The invitation is to pray as we can, not as we can’t, and to give ourselves permission for that praying as we can to be as broad as it possibly can be.’

As the 20th century Trappist monk, Thomas Merton said, ‘our temperament is a gift of God, a talent with which we must trade until Christ comes again.’ What is God’s invitation to us therefore, whether in our own prayer life, or trying to help other people to pray, or just listening to someone talking about how God is at work in their life? The invitation is to pray as we can, not as we can’t, and to give ourselves permission for that ‘praying as we can’ to be as broad as it possibly can be. ‘But that’s not necessarily prayer’, I hear you cry. Says who? At the end of it – whatever it is that you’ve been doing – does it feel to you, in some (maybe dim) sense, that there has been an encounter with faith? An invitation to faith? An invitation to hope? An invitation to love?

What do you want?

St Augustine of Hippo – there’s another temperament and a half, whoa! I always think of Augustine as the patron saint of desire. In one of his sermons, on the letters of John, he said, ‘the whole of Christian life is holy desire. What you desire, you cannot see yet. But the desire gives you the capacity.’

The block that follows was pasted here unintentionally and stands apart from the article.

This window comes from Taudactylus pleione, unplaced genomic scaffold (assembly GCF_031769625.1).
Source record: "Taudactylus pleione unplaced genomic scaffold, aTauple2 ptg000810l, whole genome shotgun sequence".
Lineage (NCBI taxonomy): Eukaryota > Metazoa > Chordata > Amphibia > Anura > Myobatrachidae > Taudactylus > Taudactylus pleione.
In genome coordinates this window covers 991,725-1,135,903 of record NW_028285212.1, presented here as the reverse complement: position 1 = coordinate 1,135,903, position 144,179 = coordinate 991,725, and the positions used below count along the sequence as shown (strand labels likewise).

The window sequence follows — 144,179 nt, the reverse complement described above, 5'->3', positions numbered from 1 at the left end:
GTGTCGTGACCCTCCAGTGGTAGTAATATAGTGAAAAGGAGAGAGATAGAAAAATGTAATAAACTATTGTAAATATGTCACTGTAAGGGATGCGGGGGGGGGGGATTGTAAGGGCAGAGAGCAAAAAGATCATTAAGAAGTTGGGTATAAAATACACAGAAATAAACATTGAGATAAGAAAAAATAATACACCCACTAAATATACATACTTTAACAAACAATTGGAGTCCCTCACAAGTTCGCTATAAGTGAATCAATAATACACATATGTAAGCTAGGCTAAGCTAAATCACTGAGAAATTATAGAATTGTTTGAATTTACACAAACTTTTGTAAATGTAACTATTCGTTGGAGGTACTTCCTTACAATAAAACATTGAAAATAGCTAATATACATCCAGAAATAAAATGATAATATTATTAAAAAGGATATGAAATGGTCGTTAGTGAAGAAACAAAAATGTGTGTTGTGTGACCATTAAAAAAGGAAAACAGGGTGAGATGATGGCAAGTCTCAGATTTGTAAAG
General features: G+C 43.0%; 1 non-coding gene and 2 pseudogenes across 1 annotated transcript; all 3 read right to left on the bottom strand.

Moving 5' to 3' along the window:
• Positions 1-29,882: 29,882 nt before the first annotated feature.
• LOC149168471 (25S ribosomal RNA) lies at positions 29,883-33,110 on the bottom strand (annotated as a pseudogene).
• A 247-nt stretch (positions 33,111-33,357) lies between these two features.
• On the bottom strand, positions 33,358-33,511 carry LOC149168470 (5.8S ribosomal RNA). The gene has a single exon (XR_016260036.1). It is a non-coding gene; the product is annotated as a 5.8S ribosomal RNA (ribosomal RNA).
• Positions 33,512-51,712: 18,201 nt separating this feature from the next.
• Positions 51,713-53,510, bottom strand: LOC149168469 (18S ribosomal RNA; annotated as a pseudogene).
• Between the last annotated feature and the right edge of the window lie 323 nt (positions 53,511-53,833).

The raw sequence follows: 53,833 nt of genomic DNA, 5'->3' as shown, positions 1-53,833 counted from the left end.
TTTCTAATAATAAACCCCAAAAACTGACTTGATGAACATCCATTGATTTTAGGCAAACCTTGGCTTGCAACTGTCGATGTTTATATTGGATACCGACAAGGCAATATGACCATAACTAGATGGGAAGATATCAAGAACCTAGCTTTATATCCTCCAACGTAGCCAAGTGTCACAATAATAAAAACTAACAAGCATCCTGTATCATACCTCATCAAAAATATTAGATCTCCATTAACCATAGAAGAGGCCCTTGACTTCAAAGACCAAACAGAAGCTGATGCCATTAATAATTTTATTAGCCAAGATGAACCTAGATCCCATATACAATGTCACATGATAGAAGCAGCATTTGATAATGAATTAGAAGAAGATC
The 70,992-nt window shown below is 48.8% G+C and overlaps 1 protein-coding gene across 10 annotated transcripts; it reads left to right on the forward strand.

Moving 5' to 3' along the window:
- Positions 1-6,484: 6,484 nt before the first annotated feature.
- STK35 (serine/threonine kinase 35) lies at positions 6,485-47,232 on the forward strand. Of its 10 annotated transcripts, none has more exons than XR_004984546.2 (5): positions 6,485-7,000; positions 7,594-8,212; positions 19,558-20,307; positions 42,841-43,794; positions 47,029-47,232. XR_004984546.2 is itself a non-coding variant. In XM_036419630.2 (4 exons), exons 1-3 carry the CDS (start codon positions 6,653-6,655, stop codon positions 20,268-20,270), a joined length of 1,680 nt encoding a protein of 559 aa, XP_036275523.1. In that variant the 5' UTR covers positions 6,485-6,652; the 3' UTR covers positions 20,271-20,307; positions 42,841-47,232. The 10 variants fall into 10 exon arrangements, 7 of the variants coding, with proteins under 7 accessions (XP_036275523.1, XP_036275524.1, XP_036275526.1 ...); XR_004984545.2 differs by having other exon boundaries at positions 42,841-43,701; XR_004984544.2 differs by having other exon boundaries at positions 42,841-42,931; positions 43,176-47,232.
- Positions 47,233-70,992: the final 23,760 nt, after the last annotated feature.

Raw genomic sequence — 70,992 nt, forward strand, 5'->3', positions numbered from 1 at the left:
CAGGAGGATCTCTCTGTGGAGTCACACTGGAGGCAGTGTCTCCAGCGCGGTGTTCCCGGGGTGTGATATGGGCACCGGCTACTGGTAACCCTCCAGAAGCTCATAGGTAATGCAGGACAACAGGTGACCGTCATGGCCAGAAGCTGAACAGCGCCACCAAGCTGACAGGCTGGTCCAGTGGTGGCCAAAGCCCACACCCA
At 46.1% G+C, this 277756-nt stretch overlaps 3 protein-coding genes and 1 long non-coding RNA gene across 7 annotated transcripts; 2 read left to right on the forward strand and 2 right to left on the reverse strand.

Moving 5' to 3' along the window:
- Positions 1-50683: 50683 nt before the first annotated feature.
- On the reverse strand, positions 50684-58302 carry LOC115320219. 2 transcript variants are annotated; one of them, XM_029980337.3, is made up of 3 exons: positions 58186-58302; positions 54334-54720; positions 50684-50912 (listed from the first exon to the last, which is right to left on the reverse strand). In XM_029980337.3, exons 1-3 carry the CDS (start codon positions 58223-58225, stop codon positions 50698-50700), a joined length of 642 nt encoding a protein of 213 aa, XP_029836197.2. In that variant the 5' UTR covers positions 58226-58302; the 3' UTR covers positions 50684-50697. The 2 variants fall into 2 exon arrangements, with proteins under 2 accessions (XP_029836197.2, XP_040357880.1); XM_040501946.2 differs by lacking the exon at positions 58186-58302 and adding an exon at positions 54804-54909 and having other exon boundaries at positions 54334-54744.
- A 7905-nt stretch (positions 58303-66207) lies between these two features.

The desire gives you the capacity. ‘This is our life’, he ends, ‘to be exercised by desire.’ That fabulous line: this is our life, to be exercised by desire. So here’s the question that I wish to leave you with. One of the most common things that Jesus says to people in the New Testament is, what do you want? What is your desire?

Just for a moment think about what your answer would be to that question. What is your personal answer? What is your personal desire? When Jesus says, ‘What do you desire, what do you want?’, how do you answer his question? Because that will tell you what grace it is that he’s wanting to offer you.

It seems to me that a desire within us, in prayer, is always an indication of a grace that God is trying to offer us. It may be that it’s a desire that cannot be fulfilled this side of heaven, but when we allow that desire to grow strong in us, desire gives us the capacity. When we get in touch with those deep desires, it’s as if it hollows out a space within us, that God is longing to fill.

A desire within us, in prayer, is always an indication of a grace that God is trying to offer us.’

Gemma Simmonds is a Roman Catholic sister and a senior lecturer in pastoral theology based in Cambridge. She lectured in Christian spirituality at Heythrop College, University of London 2005–2018 and was a chaplaincy volunteer in Holloway Prison for 25 years.  She has been a missionary in Brazil and chaplain in the Universities of Cambridge and London. A regular broadcaster for the BBC, her most recent book is Dancing at the Still Point: Retreat Practices for a Busy Life, published by SPCK in 2021.